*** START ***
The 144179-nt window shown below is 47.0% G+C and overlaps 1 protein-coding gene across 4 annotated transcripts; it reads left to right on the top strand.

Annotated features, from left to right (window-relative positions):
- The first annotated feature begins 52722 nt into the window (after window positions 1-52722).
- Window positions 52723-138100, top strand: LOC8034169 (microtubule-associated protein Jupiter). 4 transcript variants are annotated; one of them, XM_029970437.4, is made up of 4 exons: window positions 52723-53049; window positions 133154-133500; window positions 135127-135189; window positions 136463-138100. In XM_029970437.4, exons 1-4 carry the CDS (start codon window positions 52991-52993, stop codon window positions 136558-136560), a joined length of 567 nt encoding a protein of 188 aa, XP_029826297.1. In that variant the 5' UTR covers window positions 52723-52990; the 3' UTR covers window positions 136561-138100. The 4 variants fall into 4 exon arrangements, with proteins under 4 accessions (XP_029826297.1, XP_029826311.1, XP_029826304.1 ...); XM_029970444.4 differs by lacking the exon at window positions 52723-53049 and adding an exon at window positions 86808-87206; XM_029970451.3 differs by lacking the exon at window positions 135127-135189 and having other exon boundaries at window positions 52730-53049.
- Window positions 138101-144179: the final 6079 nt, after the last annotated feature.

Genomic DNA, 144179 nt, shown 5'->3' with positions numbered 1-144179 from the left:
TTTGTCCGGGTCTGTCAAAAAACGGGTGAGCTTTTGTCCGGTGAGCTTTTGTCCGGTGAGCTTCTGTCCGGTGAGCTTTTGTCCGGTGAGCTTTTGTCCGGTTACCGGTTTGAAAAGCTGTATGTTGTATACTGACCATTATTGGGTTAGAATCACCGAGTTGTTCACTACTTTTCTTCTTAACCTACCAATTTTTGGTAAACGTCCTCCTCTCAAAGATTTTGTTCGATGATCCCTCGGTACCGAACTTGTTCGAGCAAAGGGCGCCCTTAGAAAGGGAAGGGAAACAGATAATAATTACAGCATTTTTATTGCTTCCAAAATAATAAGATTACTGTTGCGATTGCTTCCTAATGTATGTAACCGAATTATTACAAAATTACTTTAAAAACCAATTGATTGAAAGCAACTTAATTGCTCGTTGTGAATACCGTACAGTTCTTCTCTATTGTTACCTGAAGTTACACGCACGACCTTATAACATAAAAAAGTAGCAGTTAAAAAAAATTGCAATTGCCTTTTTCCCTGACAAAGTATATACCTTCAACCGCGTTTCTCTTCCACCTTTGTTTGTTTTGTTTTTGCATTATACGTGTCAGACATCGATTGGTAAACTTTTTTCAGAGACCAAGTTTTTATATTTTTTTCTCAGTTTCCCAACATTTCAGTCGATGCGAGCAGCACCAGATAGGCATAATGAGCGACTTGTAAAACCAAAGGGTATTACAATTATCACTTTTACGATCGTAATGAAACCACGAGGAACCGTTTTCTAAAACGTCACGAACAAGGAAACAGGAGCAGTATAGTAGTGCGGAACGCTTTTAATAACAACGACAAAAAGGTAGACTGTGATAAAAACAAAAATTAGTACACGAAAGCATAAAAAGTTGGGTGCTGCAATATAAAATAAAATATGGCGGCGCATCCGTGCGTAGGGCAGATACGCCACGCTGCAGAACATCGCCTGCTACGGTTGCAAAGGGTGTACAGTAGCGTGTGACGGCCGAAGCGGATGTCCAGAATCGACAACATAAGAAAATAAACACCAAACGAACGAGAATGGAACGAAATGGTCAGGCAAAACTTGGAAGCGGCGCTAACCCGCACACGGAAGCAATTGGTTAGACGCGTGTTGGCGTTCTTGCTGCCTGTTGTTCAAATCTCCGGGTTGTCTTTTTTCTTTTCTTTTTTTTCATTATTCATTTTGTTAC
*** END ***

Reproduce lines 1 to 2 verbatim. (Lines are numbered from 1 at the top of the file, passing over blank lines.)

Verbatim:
The 144179-nt window shown below is 47.0% G+C and overlaps 1 protein-coding gene across 4 annotated transcripts; it reads left to right on the top strand.

Annotated features, from left to right (window-relative positions):